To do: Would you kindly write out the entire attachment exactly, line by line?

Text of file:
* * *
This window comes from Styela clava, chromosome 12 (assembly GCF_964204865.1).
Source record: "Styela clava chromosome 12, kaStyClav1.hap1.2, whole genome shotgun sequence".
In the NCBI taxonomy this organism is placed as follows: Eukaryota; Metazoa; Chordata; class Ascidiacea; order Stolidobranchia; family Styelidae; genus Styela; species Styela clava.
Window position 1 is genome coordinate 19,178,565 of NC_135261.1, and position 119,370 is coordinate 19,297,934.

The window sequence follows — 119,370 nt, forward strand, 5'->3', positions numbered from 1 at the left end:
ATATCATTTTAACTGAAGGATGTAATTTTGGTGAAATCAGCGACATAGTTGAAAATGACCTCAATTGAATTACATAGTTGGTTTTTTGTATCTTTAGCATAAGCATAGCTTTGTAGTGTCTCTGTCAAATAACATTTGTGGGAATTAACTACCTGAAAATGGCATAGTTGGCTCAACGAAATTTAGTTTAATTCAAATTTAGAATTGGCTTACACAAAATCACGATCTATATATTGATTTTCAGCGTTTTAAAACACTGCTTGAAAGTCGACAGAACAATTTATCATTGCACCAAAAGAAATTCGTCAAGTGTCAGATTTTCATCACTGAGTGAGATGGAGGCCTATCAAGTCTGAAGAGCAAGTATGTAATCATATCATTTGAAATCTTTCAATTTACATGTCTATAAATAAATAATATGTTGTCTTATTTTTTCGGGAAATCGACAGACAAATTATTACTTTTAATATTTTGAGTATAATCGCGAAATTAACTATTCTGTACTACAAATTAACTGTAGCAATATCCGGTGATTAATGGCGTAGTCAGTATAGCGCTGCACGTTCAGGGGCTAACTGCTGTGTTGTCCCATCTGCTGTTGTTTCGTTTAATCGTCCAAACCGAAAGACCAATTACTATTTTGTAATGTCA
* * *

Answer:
This window comes from Styela clava, chromosome 12 (assembly GCF_964204865.1).
Source record: "Styela clava chromosome 12, kaStyClav1.hap1.2, whole genome shotgun sequence".
In the NCBI taxonomy this organism is placed as follows: Eukaryota; Metazoa; Chordata; class Ascidiacea; order Stolidobranchia; family Styelidae; genus Styela; species Styela clava.
Window position 1 is genome coordinate 19,178,565 of NC_135261.1, and position 119,370 is coordinate 19,297,934.

The window sequence follows — 119,370 nt, forward strand, 5'->3', positions numbered from 1 at the left end:
ATATCATTTTAACTGAAGGATGTAATTTTGGTGAAATCAGCGACATAGTTGAAAATGACCTCAATTGAATTACATAGTTGGTTTTTTGTATCTTTAGCATAAGCATAGCTTTGTAGTGTCTCTGTCAAATAACATTTGTGGGAATTAACTACCTGAAAATGGCATAGTTGGCTCAACGAAATTTAGTTTAATTCAAATTTAGAATTGGCTTACACAAAATCACGATCTATATATTGATTTTCAGCGTTTTAAAACACTGCTTGAAAGTCGACAGAACAATTTATCATTGCACCAAAAGAAATTCGTCAAGTGTCAGATTTTCATCACTGAGTGAGATGGAGGCCTATCAAGTCTGAAGAGCAAGTATGTAATCATATCATTTGAAATCTTTCAATTTACATGTCTATAAATAAATAATATGTTGTCTTATTTTTTCGGGAAATCGACAGACAAATTATTACTTTTAATATTTTGAGTATAATCGCGAAATTAACTATTCTGTACTACAAATTAACTGTAGCAATATCCGGTGATTAATGGCGTAGTCAGTATAGCGCTGCACGTTCAGGGGCTAACTGCTGTGTTGTCCCATCTGCTGTTGTTTCGTTTAATCGTCCAAACCGAAAGACCAATTACTATTTTGTAATGTCA